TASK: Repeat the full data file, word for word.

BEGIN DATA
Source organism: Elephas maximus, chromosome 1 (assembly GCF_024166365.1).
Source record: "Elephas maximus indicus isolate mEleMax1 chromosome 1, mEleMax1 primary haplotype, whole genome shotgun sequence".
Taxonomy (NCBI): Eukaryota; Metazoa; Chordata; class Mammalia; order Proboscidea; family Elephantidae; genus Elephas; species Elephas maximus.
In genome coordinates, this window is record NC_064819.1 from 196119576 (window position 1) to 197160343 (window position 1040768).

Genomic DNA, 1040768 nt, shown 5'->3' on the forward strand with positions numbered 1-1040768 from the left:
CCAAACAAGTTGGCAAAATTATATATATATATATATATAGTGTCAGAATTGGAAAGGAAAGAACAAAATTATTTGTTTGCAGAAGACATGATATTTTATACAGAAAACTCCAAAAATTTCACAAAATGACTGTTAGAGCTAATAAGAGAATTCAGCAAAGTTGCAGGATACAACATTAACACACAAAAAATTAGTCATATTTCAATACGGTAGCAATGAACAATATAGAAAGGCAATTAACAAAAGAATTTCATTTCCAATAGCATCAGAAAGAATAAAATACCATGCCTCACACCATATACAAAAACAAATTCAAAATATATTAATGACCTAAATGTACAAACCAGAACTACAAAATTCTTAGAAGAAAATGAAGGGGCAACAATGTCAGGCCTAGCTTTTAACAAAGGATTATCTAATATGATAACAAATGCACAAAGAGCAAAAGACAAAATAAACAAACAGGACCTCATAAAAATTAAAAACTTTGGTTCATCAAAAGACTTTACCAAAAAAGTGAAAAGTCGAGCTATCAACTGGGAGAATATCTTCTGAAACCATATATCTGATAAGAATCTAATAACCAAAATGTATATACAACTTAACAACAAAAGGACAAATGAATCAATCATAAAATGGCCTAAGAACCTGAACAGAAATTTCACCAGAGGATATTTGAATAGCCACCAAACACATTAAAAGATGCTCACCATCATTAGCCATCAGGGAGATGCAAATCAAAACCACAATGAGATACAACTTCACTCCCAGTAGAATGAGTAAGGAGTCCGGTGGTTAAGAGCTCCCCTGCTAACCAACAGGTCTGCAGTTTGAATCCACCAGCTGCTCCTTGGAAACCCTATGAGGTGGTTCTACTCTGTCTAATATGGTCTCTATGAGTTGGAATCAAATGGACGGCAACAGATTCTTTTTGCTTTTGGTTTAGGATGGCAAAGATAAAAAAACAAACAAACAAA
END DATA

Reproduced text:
Source organism: Elephas maximus, chromosome 1 (assembly GCF_024166365.1).
Source record: "Elephas maximus indicus isolate mEleMax1 chromosome 1, mEleMax1 primary haplotype, whole genome shotgun sequence".
Taxonomy (NCBI): Eukaryota; Metazoa; Chordata; class Mammalia; order Proboscidea; family Elephantidae; genus Elephas; species Elephas maximus.
In genome coordinates, this window is record NC_064819.1 from 196119576 (window position 1) to 197160343 (window position 1040768).

Genomic DNA, 1040768 nt, shown 5'->3' on the forward strand with positions numbered 1-1040768 from the left:
CCAAACAAGTTGGCAAAATTATATATATATATATATATAGTGTCAGAATTGGAAAGGAAAGAACAAAATTATTTGTTTGCAGAAGACATGATATTTTATACAGAAAACTCCAAAAATTTCACAAAATGACTGTTAGAGCTAATAAGAGAATTCAGCAAAGTTGCAGGATACAACATTAACACACAAAAAATTAGTCATATTTCAATACGGTAGCAATGAACAATATAGAAAGGCAATTAACAAAAGAATTTCATTTCCAATAGCATCAGAAAGAATAAAATACCATGCCTCACACCATATACAAAAACAAATTCAAAATATATTAATGACCTAAATGTACAAACCAGAACTACAAAATTCTTAGAAGAAAATGAAGGGGCAACAATGTCAGGCCTAGCTTTTAACAAAGGATTATCTAATATGATAACAAATGCACAAAGAGCAAAAGACAAAATAAACAAACAGGACCTCATAAAAATTAAAAACTTTGGTTCATCAAAAGACTTTACCAAAAAAGTGAAAAGTCGAGCTATCAACTGGGAGAATATCTTCTGAAACCATATATCTGATAAGAATCTAATAACCAAAATGTATATACAACTTAACAACAAAAGGACAAATGAATCAATCATAAAATGGCCTAAGAACCTGAACAGAAATTTCACCAGAGGATATTTGAATAGCCACCAAACACATTAAAAGATGCTCACCATCATTAGCCATCAGGGAGATGCAAATCAAAACCACAATGAGATACAACTTCACTCCCAGTAGAATGAGTAAGGAGTCCGGTGGTTAAGAGCTCCCCTGCTAACCAACAGGTCTGCAGTTTGAATCCACCAGCTGCTCCTTGGAAACCCTATGAGGTGGTTCTACTCTGTCTAATATGGTCTCTATGAGTTGGAATCAAATGGACGGCAACAGATTCTTTTTGCTTTTGGTTTAGGATGGCAAAGATAAAAAAACAAACAAACAAA